Lutco’s vast metal stamping expertise and wide range of capabilities have always served as a competitive advantage. While there are plenty of vendors that offer metal stamping, many stamped components require secondary services that most stamping shops simply can’t provide, forcing OEMs to extend and complicate their supply chain. But, following a year of economic uncertainty and supply chain disruption, many are seeking the stability of an experienced component manufacturer offering an all-in-one solution with expertise in specialty metal stamping as well as the capabilities to execute additional metalforming or assembly processes. So when this global abrasive solutions provider needed to find a new supplier to help them produce a critical, hard-to-manufacture component, they knew that Lutco was a perfect choice.
The Unique Challenges of Stamping and Forming with Exotic Alloys
From the initial assessment, we were able to identify a number of key challenges and pain points associated with producing this particular component. The first was the material: the part needed to be made from AISI 6150 steel— an especially hard and brittle alloy with high Carbon and Vanadium content that requires annealing between each operation in the stamping process to prevent microcracking.
Our work with this manufacturer began by forming a good relationship with the customer’s engineers— a critical part of any new project that we take on. We took them on a tour of Lutco’s facilities and discussed what operations would be required and the variety of equipment involved. The customer invited our engineers to their facilities to better understand how the component would function on their manufacturing line.
During our first piece inspections, it came to light that the tools and components produced did not match the documentation. This sometimes occurs with legacy components developed under less stringent documentation processes than today’s standards. Since the customer’s previous supplier was a small stamping house, it is reasonable to assume that they simply did not have the standard engineering procedures or design controls to establish a thorough record of documentation.
Engineering The Ideal Process for Precise Metal Stamping and Production
When it came time to begin producing the components, we relied on a carefully developed process that included blanking, numerous drawing operations, piercing, annealing between forming operations, heat-treating, and tumbling. While not all component shops can offer this range of processes, we could carry out most of these operations on-site thanks to the depth of capabilities provided by Lutco’s state-of-the-art machinery and facilities. For this particular component, though, the heat treating operation required a third-party facility specializing in heat-treating due to the high carbon content in AISI 6150 steel. Despite Lutco’s extensive heat-treating capabilities, this exotic alloy needed temperatures exceeding what our in-house annealing could offer, and so a local heat-treat facility was contracted to execute annealing cycles between manufacturing operations. Lutco maintains relationships with a network of proven suppliers for the rare occasions an operation cannot be carried out on-site, keeping both costs and transportation time at a minimum.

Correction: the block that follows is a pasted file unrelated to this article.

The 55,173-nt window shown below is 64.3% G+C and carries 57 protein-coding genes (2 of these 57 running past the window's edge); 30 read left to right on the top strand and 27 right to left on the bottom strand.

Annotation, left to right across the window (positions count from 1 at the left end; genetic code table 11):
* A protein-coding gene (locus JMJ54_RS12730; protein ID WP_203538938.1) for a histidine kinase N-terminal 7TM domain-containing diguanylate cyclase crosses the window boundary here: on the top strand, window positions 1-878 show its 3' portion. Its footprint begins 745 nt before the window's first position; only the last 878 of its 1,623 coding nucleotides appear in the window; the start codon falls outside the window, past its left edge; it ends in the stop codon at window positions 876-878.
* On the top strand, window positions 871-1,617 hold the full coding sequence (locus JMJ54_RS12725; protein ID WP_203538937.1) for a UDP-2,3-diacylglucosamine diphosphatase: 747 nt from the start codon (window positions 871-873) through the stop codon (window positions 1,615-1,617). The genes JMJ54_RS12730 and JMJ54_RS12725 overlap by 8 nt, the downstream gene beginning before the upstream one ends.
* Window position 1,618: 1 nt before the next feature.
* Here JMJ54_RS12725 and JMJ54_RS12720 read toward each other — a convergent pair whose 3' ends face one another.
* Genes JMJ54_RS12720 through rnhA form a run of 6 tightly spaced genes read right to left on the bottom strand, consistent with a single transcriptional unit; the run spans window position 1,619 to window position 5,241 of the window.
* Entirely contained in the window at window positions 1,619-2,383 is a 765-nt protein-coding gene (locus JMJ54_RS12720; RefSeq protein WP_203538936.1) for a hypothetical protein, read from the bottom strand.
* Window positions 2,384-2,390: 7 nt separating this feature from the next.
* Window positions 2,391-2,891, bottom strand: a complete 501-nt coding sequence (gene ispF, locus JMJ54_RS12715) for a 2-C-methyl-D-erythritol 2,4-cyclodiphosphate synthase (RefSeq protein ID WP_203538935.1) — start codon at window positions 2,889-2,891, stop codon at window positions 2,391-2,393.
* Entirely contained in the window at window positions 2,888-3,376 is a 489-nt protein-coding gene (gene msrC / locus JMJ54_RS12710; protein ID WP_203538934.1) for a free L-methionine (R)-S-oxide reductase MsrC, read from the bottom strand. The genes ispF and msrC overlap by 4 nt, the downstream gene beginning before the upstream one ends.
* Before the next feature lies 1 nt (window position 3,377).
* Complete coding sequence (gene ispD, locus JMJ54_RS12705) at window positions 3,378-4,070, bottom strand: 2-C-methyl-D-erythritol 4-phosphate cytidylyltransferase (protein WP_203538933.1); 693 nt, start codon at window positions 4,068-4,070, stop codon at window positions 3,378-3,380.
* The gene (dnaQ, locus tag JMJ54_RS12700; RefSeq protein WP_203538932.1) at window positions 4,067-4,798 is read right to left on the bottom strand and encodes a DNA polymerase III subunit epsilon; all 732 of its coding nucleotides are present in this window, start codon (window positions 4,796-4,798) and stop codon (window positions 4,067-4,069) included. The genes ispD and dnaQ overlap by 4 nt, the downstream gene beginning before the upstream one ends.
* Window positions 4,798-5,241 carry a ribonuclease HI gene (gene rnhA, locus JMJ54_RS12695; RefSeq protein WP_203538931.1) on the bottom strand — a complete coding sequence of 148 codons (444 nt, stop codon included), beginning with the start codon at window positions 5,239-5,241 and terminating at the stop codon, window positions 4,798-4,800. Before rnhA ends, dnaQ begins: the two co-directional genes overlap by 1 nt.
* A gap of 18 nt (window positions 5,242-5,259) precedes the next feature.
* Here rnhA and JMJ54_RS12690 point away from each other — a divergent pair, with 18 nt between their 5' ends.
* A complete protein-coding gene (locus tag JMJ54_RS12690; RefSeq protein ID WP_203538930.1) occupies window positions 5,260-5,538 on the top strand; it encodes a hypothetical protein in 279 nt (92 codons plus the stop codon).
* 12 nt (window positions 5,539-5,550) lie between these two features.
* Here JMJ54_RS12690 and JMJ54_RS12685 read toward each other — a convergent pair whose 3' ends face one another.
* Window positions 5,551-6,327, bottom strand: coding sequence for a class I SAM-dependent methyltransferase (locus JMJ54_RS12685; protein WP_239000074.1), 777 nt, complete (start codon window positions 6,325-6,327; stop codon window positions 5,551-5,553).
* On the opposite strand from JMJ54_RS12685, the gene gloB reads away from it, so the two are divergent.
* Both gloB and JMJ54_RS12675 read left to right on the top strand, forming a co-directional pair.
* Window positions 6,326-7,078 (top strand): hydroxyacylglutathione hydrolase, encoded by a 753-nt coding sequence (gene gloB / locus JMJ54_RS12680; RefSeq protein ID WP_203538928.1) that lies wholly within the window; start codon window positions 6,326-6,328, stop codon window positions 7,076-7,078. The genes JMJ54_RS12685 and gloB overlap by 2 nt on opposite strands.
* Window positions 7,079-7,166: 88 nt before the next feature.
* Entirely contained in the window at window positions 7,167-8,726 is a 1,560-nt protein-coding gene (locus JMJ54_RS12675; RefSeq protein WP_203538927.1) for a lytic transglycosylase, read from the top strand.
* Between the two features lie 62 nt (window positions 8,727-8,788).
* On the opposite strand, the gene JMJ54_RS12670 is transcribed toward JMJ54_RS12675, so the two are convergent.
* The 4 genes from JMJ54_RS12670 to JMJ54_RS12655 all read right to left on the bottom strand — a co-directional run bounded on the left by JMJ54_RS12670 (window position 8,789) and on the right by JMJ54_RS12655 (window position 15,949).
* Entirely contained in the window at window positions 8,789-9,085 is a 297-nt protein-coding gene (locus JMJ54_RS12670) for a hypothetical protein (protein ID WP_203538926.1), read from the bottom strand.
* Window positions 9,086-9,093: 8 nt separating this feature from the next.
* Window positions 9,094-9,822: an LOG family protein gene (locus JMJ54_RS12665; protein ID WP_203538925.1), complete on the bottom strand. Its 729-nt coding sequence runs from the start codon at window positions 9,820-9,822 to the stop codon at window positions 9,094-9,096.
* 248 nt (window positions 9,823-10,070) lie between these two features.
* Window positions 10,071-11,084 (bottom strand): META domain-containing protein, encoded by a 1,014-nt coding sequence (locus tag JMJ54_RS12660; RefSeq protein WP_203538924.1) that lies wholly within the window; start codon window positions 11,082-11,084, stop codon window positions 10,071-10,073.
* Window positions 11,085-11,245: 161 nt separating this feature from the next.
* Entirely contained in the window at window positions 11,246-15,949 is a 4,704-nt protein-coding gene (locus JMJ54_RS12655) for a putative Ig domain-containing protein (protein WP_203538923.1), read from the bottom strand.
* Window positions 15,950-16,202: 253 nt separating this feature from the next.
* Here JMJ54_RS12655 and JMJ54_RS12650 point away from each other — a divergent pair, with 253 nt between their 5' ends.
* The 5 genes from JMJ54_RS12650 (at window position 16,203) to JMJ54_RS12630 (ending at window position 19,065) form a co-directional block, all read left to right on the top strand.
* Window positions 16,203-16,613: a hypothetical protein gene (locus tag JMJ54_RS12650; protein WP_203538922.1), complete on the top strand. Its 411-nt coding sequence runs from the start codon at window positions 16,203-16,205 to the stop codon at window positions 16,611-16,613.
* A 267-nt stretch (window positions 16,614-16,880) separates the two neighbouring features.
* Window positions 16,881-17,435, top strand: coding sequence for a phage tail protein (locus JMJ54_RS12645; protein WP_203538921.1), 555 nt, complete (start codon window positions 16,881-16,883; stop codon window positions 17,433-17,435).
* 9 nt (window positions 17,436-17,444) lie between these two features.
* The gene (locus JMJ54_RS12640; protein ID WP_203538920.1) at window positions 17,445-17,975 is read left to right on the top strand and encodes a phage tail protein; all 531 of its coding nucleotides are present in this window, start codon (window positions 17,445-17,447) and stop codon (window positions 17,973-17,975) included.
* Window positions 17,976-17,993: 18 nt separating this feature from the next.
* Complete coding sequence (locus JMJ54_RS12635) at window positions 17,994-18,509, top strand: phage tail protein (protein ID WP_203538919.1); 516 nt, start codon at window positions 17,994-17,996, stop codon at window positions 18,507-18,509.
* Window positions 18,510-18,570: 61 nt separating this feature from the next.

Producing the component that this customer requested required us to work within thousandths of an inch precision. Tight tolerances and stringent concentricity/roundness requirements can present challenges during metal stamping. But with decades of metal stamping experience to our credit, Lutco’s engineers were able to quickly fine-tune our operation and begin producing the component to meet the customer’s standards. “This really highlights where metal forming and metal cutting differ— especially with exotic alloys, the material flow is challenging to control; however, Lutco has the proper computer modeling and expertise to form these difficult alloys,” said Engineering Director Anthony Romero. “With other metal removal processes, you can just take a little more off; with forming, we have to take the whole process into account and how each step affects the material and how it will flow.”
Updated Documentation Aligns Legacy Parts and Prints for Stamped Metal Components
The final step of the process was to produce new prints that would replace the inaccurate documentation and meet ISO standards. Now, this component is correctly documented, making it easy for a new group of engineers to interpret in the future. In some cases, manufacturers will seek out smaller shops that may lack some engineering or documentation resources as a tradeoff for faster turnaround times or more personalized attention. This customer, however, chose Lutco due to our “best of both worlds” approach— small-business relationship-driven service with big-business capabilities, standards, and resources.
In some ways, this work had to be approached in reverse; we received tools that didn’t match the prints and were required to invert our typical process to meet the customer’s needs. This unique method, combined with complex processes and exotic materials, required a high level of metal stamping and forming expertise to produce a satisfactory result. But in the end, our engineers were able to turn the potentially production-halting problem of a lost vendor into an opportunity for developing improved processes, a higher standard of documentation, and a better overall product.